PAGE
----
One thing is clear about Samsung’s latest Galaxy flagship smartphones: 2016 is a year of iteration for the company.
At first glance, the Galaxy S7 and S7 edge look nearly identical to their predecessors, the S6 and S6 edge, but given the warm reception Samsung’s previous marquee devices received from both fans and critics, it’s difficult to fault the company for releasing what amounts to an act of impressive refinement.
Last year’s Galaxy marked a significant shift from the S5, moving the premium smartphone line away from the plastic build of the S4 and S5, to a Gorilla Glass 4 front and back, and a aluminum bezel. Samsung was onto something with the S6’s design, so it makes sense for the company to build on this direction with the S7.
With the S6/S6 edge, we saw Samsung take cues from Apple, honing in on improving specific aspects of its flagship smartphones, removing most of the bloat and gimmicks featured in the S4 and S5, two well-received smartphones hindered by TouchWiz, Samsung’s Android skin. With the S7/S7 edge, Samsung has maintained this strategy, improving specific aspects of the smartphone the company hopes its customers actually care about, specifically related to overall design, camera, battery and hardware.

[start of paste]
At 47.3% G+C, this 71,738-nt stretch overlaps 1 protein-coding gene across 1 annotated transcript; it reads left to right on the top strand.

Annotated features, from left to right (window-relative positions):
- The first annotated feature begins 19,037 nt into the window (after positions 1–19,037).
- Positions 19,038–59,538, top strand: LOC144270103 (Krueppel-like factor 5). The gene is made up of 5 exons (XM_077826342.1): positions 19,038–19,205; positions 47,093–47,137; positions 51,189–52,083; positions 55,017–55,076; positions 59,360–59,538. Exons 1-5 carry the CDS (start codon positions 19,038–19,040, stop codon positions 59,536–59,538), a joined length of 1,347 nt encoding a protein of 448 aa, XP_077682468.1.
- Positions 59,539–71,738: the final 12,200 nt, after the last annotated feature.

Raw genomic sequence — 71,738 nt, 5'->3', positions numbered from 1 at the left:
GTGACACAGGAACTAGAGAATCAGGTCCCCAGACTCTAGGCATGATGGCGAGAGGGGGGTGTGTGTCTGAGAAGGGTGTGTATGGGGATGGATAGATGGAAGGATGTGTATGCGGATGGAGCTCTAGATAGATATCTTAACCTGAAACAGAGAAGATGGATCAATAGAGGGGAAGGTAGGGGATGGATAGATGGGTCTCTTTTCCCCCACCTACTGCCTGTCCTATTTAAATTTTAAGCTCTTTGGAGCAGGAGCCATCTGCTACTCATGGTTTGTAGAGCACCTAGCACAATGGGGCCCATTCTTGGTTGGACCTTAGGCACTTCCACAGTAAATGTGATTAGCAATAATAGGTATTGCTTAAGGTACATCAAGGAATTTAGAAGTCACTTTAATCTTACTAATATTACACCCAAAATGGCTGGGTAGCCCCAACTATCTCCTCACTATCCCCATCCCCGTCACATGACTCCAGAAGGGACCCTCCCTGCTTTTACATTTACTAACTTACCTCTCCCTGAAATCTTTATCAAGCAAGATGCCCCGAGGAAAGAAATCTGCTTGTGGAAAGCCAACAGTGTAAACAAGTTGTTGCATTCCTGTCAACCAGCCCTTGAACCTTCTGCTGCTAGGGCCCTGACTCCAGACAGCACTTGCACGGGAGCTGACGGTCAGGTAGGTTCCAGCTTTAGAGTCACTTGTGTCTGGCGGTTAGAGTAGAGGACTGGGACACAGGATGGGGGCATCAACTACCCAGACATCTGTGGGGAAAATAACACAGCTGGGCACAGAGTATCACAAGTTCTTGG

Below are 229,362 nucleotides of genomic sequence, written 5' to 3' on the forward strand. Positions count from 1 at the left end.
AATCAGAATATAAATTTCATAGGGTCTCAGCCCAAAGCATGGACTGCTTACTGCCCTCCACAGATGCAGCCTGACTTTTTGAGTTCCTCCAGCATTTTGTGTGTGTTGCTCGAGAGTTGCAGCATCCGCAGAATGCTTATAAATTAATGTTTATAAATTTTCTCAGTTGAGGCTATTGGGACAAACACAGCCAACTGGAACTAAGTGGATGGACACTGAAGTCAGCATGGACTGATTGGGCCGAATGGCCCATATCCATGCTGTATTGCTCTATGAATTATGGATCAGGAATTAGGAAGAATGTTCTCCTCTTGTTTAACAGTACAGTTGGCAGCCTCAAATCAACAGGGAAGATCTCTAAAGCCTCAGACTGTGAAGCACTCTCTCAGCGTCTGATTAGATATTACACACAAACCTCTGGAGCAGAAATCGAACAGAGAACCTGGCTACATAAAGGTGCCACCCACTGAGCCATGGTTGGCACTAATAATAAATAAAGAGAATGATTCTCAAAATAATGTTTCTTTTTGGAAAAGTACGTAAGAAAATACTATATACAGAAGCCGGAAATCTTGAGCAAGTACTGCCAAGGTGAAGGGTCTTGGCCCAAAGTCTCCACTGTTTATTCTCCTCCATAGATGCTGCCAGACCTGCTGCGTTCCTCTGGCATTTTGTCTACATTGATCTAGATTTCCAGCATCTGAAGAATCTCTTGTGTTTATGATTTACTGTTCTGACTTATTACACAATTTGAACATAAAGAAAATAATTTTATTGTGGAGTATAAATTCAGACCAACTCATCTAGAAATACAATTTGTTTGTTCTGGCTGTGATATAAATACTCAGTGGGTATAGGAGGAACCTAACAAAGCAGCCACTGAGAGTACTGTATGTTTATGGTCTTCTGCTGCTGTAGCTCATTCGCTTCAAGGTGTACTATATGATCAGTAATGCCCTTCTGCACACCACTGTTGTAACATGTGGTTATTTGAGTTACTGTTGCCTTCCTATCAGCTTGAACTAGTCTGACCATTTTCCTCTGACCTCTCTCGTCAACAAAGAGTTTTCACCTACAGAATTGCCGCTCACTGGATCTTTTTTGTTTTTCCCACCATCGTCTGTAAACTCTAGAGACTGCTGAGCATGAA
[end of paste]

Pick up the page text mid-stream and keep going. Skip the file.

Subtle design shifts
While it’s true the S7’s build is similar to the S6’s, its slightly curved back and front – borrowed from the Note 5 – give the smartphone a unique look that helps it stand out from the wash of other flagship Android devices on the market. The unique curvature also makes it easier to pick up the smartphone from a flat surface. This results in a slightly narrower bezel that’s almost flush with the sides of the phone. Still, those hoping for a G5-like complete overhaul with the S7, will be disappointed. At the outset, both the S7 and S7 edge look nearly identical to their predecessors, save for a few subtle differences.